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Series expansion of logarithmic function ln(cosx)

  1. Aug 15, 2011 #1
    1. The problem statement, all variables and given/known data
    A question asks me to find the first three non-zero terms of ln(cosx)


    2. Relevant equations



    3. The attempt at a solution

    I wrote cos x as 1+(1-cos x), used the power series of ln function, expanded cosx and simplified, here is my answer: 1/2x^2 - 1/6x^4 + 1/16x^6

    Is that right?
     
  2. jcsd
  3. Aug 15, 2011 #2

    NascentOxygen

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    Staff: Mentor

    You can easily check for yourself. Try some suitable data, and use your calculator. Say, x=0.7

    ln(cos(0.7)) = -0.282

    How close is your approximation to this, for x=0.7 ?
     
  4. Aug 15, 2011 #3
    okay, so It's wrong... where exactly have I messed up then?
     
  5. Aug 15, 2011 #4

    dynamicsolo

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    Homework Helper

    They're being cute here. What is ln(cos x) the integral of? (If you don't recall, differentiate this function.) What is the series expansion of that function? Now integrate that term-by-term.
     
  6. Aug 15, 2011 #5
    thanks, i'm not entirely certain, but is the differential -tanx?
     
  7. Aug 15, 2011 #6

    Ray Vickson

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    If all you want are a few terms, the easiest method is to expand ln(1-z) in powers of z, then substitute the first few terms of 1-cos(x) in place of z, that is, to use z = x^2/2 - x^4/4! + x^6/6! - ... . As to where you messed up: do you *really* think that cos(x) = 1 + (1 - cos(x))?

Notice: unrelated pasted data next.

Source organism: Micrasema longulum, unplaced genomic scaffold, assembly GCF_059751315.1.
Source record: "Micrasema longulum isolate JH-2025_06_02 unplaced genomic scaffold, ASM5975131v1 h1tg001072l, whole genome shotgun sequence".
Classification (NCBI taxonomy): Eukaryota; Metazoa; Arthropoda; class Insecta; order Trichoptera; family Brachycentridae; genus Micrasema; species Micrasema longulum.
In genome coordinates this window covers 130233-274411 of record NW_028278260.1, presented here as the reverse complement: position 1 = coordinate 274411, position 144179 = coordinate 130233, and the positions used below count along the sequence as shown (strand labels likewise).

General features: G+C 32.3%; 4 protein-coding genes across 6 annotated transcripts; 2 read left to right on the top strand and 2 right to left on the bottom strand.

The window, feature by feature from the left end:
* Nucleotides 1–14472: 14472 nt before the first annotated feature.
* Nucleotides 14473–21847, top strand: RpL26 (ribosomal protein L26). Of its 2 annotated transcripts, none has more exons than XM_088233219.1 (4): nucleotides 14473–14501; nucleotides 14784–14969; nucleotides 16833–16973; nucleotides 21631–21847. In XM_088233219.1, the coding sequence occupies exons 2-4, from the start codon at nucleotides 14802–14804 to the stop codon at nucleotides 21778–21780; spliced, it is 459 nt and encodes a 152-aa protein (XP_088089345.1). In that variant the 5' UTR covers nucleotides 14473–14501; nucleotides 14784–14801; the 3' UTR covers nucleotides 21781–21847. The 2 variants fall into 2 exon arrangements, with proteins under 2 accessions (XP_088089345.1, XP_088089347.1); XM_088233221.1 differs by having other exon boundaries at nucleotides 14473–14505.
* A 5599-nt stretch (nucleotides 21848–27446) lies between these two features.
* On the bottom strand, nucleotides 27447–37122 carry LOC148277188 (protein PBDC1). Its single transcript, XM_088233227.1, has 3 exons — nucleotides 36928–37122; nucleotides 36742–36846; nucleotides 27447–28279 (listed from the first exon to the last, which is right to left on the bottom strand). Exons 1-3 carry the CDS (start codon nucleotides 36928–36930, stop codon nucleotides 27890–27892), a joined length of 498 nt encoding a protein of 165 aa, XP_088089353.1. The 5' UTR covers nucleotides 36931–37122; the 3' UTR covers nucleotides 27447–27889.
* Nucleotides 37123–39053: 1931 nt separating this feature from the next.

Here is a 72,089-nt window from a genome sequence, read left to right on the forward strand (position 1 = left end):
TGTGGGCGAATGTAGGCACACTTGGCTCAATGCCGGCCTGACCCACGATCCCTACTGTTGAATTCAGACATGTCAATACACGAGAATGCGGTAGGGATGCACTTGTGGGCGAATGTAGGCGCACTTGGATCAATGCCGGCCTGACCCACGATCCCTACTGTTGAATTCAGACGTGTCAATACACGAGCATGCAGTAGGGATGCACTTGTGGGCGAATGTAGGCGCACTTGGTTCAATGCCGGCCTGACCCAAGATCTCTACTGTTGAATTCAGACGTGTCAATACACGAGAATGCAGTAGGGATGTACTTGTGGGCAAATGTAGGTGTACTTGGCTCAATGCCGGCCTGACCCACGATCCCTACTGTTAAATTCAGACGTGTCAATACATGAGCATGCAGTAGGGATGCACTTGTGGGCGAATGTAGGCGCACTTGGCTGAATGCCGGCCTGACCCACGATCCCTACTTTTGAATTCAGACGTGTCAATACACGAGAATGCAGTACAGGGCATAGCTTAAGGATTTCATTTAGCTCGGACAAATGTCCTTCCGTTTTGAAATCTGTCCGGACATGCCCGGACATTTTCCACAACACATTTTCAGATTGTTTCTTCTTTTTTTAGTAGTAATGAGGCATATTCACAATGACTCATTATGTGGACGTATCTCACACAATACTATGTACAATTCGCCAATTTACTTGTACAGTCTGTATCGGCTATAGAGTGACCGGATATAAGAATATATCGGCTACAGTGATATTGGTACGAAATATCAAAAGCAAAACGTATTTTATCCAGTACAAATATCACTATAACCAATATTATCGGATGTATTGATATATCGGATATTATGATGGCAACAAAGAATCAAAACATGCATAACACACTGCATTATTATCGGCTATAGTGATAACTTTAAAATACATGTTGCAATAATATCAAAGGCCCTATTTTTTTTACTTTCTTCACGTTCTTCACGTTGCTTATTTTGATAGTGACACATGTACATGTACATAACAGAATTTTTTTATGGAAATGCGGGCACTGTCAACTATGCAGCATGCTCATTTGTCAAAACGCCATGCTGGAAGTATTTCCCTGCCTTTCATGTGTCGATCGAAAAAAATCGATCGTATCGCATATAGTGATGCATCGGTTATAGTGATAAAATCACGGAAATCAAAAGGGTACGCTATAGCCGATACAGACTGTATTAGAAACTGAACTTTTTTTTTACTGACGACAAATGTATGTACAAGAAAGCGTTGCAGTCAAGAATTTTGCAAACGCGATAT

RGV
     
  8. Aug 15, 2011 #7

    dynamicsolo

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    It is: you have either worked out its series expansion in your course, or you can get the first few terms yourself.
     
  9. Aug 15, 2011 #8
    What's wrong with just brute-force calculation of the first six derivatives of that function at zero, then form the Taylor series at zero? Think it would have been easier than your persuit otherwise.
     
  10. Aug 15, 2011 #9

    SammyS

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    The solution suggested by dynamicsolo seems easy enough to me.
     
  11. Aug 15, 2011 #10

    dynamicsolo

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    There's nothing wrong with the direct approach. However, if a function can be recognized as being related to another one through algebraic manipulation, differentiation, or integration, you could save yourself a lot of work (sometimes work you already did to get the other Taylor/Maclaurin series).

    And you get a bonus: the radius of convergence of a power series is not altered by differentiation or integration (and can be re-evaluated easily in the case of algebraic manipulation)!
     
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